As measles outbreaks continue to pop up worldwide, several European countries are no longer considered free of the virus.

The news came via the World Health Organization, who revealed Thursday that four European countries are no longer categorized as measles-free. Albania, Greece, the Czech Republic, and the United Kingdom have all seen flare ups in 2019, putting the entire continent on pace to double the number of cases.

And up until recently, measles was considered eradicated in the four countries.

Much like the U.S., the outbreaks in Europe have been credited to the growth of the anti-vaccination movement in the last few years. It has experienced a boom worldwide thanks to social media, using platforms like Facebook and Twitter. Politicians have also played a part in this, with some using populist or religious reasoning to move people away from vaccinations.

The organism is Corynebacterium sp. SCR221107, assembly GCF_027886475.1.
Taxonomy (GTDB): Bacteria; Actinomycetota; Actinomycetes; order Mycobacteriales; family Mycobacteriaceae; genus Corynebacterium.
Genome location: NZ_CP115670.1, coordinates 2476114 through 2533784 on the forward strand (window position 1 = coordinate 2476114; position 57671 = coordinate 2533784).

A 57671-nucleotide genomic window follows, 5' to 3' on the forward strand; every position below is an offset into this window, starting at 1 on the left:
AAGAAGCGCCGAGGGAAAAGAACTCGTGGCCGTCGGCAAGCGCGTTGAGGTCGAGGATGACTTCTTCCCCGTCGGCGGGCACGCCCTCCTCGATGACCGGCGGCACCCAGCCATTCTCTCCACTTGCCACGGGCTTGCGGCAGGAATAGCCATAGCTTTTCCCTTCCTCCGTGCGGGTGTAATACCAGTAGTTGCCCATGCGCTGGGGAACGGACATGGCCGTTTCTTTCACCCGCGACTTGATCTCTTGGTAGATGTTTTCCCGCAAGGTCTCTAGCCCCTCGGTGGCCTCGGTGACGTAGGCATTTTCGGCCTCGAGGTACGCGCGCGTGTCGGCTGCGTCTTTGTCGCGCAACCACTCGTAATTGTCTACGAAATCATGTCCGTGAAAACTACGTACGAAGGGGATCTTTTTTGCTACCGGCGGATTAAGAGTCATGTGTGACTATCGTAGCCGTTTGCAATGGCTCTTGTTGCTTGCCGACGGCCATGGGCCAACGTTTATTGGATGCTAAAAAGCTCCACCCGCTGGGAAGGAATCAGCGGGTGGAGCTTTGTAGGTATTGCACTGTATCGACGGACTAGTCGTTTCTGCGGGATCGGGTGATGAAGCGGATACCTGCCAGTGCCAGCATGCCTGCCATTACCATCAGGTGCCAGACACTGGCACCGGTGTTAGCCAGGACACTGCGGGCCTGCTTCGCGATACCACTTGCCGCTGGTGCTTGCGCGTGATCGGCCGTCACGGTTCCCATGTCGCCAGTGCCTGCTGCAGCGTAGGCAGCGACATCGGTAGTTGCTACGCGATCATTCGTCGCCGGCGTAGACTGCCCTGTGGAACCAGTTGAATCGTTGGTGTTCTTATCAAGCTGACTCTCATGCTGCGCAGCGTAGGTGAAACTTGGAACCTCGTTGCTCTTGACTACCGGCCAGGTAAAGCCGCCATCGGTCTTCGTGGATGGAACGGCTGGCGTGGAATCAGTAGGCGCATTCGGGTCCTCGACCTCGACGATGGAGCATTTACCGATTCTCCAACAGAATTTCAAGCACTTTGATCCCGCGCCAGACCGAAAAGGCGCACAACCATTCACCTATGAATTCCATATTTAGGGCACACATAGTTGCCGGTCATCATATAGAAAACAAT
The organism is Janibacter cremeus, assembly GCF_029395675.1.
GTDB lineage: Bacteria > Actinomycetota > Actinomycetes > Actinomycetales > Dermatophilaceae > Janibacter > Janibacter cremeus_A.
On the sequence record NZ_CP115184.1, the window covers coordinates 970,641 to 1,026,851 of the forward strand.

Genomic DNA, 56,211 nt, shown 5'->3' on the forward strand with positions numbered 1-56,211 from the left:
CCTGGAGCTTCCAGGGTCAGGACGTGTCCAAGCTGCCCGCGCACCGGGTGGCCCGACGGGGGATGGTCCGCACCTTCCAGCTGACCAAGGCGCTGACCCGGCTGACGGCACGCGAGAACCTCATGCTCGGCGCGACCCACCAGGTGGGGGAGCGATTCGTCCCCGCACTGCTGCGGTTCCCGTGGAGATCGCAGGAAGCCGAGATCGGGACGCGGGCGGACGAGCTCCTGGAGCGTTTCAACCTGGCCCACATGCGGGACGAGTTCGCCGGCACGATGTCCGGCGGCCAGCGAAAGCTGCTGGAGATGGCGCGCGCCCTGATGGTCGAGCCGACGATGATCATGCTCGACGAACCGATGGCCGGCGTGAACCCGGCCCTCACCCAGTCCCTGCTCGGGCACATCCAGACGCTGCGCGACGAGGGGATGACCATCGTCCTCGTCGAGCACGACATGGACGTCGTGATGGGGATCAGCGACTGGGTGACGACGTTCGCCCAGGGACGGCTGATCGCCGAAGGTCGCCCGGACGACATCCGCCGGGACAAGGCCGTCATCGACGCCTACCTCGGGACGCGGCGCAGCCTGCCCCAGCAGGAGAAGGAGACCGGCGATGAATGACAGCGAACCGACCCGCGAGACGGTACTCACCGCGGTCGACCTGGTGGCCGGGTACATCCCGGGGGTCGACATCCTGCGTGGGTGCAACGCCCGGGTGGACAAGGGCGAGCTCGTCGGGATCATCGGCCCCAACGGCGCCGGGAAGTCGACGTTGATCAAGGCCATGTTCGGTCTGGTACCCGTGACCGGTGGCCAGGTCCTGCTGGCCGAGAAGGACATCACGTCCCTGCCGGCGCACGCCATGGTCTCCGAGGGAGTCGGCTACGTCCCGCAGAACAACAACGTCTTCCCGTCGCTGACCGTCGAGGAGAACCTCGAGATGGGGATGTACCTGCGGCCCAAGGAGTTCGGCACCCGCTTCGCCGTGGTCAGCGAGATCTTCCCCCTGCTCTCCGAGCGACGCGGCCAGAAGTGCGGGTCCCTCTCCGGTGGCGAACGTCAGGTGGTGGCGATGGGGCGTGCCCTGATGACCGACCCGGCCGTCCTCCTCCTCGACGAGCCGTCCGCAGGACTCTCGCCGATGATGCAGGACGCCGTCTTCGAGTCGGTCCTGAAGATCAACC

“Re-establishment of measles transmission is concerning,” Regional Verification Commission chair Dr. Günter Pfaff told media. “If high immunization coverage is not achieved and sustained in every community, both children and adults will suffer unnecessarily and some will tragically die.”

Since the start of 2019, Europe has already had around 90,000 confirmed cases of measles across the region. This is well over 2018’s total, which had seen a rise from the previous year with over 88,000 confirmed cases of measles.

“Great efforts to control this highly contagious disease have brought us a long way towards regional elimination,” WHO Regional Director Zsuzsanna Jakab told media. “This is the time and opportunity to address any underlying health system, social determinants and societal challenges that may have allowed this deadly virus to persist in this region.”

Based on 2018 data, measles is no longer considered eliminated in the UK, Greece, the Czech Republic and Albania Based on 2018 data, measles is no longer considered eliminated in the UK, Greece, the Czech Republic and Albania Photo: dpa / Julian Stratenschulte